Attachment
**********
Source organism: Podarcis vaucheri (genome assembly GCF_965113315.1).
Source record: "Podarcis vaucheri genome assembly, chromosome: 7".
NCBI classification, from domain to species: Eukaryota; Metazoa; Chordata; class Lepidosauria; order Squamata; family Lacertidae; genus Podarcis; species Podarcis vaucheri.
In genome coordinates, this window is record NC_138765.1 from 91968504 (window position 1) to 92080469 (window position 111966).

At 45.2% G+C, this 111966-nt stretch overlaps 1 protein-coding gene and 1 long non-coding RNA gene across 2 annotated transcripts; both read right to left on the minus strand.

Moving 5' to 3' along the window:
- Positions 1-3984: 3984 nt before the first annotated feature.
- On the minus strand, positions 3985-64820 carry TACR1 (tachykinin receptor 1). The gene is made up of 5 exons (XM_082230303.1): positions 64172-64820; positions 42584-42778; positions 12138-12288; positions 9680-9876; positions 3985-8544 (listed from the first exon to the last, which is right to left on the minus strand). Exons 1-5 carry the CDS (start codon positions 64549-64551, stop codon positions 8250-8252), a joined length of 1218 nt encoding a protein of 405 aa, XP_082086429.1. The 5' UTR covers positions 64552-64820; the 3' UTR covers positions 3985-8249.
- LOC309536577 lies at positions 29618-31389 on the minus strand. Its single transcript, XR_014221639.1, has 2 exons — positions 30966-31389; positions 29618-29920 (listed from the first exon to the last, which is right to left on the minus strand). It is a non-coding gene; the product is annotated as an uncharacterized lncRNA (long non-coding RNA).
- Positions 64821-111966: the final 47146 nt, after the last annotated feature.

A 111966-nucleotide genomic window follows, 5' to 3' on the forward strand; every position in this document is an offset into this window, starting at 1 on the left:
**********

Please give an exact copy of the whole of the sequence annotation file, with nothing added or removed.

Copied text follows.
Source organism: Podarcis vaucheri (genome assembly GCF_965113315.1).
Source record: "Podarcis vaucheri genome assembly, chromosome: 7".
NCBI classification, from domain to species: Eukaryota; Metazoa; Chordata; class Lepidosauria; order Squamata; family Lacertidae; genus Podarcis; species Podarcis vaucheri.
In genome coordinates, this window is record NC_138765.1 from 91968504 (window position 1) to 92080469 (window position 111966).

At 45.2% G+C, this 111966-nt stretch overlaps 1 protein-coding gene and 1 long non-coding RNA gene across 2 annotated transcripts; both read right to left on the minus strand.

Moving 5' to 3' along the window:
- Positions 1-3984: 3984 nt before the first annotated feature.
- On the minus strand, positions 3985-64820 carry TACR1 (tachykinin receptor 1). The gene is made up of 5 exons (XM_082230303.1): positions 64172-64820; positions 42584-42778; positions 12138-12288; positions 9680-9876; positions 3985-8544 (listed from the first exon to the last, which is right to left on the minus strand). Exons 1-5 carry the CDS (start codon positions 64549-64551, stop codon positions 8250-8252), a joined length of 1218 nt encoding a protein of 405 aa, XP_082086429.1. The 5' UTR covers positions 64552-64820; the 3' UTR covers positions 3985-8249.
- LOC309536577 lies at positions 29618-31389 on the minus strand. Its single transcript, XR_014221639.1, has 2 exons — positions 30966-31389; positions 29618-29920 (listed from the first exon to the last, which is right to left on the minus strand). It is a non-coding gene; the product is annotated as an uncharacterized lncRNA (long non-coding RNA).
- Positions 64821-111966: the final 47146 nt, after the last annotated feature.

A 111966-nucleotide genomic window follows, 5' to 3' on the forward strand; every position in this document is an offset into this window, starting at 1 on the left: